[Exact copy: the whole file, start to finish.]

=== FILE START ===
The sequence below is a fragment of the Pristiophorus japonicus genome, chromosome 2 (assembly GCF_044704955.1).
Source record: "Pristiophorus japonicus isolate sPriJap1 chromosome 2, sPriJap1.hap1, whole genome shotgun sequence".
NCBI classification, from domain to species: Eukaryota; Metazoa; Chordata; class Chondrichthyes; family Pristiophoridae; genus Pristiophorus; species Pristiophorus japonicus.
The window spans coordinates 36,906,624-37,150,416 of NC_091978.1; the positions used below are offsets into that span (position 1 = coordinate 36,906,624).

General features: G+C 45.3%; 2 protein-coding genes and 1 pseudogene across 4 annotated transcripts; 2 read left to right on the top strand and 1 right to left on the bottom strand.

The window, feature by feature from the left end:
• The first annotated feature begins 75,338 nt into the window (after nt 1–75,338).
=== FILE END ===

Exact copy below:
The sequence below is a fragment of the Pristiophorus japonicus genome, chromosome 2 (assembly GCF_044704955.1).
Source record: "Pristiophorus japonicus isolate sPriJap1 chromosome 2, sPriJap1.hap1, whole genome shotgun sequence".
NCBI classification, from domain to species: Eukaryota; Metazoa; Chordata; class Chondrichthyes; family Pristiophoridae; genus Pristiophorus; species Pristiophorus japonicus.
The window spans coordinates 36,906,624-37,150,416 of NC_091978.1; the positions used below are offsets into that span (position 1 = coordinate 36,906,624).

General features: G+C 45.3%; 2 protein-coding genes and 1 pseudogene across 4 annotated transcripts; 2 read left to right on the top strand and 1 right to left on the bottom strand.

The window, feature by feature from the left end:
• The first annotated feature begins 75,338 nt into the window (after nt 1–75,338).